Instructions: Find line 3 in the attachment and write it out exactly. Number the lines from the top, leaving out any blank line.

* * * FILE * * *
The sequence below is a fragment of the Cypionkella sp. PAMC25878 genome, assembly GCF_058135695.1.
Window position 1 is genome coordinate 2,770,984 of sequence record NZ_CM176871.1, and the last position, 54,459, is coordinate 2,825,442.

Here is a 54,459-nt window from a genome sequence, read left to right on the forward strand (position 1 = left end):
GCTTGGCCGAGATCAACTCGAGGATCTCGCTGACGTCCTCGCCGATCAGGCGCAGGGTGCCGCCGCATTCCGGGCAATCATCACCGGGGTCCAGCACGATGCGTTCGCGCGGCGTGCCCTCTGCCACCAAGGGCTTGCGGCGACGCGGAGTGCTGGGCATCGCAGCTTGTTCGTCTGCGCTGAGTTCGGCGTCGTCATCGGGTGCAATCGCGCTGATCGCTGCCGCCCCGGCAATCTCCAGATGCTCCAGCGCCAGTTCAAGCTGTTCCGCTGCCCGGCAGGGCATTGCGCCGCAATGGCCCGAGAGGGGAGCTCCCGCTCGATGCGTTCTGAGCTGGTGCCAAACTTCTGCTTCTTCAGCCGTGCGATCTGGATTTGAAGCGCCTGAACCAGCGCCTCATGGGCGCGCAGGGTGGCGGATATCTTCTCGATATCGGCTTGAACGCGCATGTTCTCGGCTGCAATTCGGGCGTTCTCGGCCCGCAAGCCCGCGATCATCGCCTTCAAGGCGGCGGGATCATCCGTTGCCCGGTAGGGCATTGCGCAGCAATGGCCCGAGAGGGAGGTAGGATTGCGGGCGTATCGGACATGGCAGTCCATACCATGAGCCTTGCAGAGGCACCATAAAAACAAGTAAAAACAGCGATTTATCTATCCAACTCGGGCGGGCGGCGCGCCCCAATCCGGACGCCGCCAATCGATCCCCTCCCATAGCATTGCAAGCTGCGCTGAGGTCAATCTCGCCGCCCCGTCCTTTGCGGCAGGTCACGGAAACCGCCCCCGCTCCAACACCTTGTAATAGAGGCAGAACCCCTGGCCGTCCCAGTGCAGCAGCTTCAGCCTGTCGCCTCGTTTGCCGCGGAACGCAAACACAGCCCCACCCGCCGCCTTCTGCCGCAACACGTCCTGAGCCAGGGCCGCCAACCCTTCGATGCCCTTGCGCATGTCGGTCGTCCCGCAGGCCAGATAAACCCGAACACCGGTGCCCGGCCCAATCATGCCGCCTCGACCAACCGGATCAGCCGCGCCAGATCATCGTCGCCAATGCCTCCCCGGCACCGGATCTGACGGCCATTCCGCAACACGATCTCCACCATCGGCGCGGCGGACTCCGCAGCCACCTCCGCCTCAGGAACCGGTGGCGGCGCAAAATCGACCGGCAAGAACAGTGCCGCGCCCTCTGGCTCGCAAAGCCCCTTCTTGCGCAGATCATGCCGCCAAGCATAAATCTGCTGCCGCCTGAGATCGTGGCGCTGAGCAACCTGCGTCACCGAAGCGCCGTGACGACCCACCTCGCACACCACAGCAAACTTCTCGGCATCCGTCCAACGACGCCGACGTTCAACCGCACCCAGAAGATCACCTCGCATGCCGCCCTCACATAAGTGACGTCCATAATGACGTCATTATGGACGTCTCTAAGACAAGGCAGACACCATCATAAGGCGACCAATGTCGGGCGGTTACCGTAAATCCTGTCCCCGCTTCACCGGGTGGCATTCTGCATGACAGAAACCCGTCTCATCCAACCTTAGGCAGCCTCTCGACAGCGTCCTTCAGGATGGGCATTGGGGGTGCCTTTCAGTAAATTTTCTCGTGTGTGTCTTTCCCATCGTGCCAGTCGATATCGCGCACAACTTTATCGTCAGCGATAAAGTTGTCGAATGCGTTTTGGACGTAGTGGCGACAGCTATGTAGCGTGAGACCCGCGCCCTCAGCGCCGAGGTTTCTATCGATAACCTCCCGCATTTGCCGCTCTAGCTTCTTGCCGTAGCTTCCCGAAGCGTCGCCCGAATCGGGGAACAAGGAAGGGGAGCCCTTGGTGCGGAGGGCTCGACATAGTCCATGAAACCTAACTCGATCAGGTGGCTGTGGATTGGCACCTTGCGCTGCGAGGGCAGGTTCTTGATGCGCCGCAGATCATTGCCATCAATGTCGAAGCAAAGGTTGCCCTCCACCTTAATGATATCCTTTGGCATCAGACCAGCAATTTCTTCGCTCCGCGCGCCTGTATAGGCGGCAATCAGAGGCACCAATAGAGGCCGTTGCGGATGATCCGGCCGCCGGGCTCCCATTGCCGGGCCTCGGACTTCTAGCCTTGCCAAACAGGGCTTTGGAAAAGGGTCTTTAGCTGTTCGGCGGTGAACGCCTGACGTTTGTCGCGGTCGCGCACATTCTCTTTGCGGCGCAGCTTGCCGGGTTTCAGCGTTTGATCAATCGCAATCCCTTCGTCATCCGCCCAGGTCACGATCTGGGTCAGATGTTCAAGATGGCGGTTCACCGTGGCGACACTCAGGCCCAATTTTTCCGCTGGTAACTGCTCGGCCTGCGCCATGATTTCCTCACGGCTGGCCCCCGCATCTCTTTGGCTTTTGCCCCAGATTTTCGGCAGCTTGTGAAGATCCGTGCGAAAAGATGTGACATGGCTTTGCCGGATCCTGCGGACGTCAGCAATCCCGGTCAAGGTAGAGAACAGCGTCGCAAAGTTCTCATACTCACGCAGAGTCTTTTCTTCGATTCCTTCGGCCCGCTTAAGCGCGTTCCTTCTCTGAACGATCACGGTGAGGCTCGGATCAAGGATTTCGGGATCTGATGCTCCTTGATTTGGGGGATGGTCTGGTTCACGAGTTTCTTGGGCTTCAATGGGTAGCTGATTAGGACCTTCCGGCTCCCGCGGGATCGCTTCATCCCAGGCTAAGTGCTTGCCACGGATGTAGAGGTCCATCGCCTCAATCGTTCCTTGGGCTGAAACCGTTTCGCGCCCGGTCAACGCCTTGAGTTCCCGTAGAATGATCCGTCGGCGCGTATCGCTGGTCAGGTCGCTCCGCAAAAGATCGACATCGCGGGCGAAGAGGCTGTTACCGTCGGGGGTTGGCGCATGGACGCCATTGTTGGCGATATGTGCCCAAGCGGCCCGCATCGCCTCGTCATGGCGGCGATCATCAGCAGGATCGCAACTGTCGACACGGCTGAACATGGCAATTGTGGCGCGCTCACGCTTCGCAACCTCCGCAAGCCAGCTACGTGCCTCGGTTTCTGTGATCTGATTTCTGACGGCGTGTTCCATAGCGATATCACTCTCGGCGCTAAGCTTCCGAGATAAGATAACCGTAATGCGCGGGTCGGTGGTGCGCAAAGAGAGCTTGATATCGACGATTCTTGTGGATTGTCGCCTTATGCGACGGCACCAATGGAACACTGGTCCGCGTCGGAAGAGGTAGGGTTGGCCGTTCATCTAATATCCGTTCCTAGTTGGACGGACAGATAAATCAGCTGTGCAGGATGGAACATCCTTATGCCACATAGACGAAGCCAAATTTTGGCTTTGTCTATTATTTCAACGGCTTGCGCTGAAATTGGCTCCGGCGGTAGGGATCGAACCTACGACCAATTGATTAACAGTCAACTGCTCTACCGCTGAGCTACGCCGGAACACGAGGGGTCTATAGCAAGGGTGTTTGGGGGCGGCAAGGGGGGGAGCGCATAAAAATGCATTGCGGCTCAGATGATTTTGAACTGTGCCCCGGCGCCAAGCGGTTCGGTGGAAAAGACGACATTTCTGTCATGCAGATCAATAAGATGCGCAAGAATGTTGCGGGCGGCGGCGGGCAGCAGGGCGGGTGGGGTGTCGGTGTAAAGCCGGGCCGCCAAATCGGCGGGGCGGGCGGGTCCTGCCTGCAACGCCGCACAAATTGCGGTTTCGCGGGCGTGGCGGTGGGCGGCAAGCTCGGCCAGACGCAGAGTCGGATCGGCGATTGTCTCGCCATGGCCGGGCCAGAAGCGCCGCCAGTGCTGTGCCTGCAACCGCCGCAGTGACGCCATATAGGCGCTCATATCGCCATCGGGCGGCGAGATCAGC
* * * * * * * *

Here is a 54,459-nt window from a genome sequence, read left to right on the forward strand (position 1 = left end):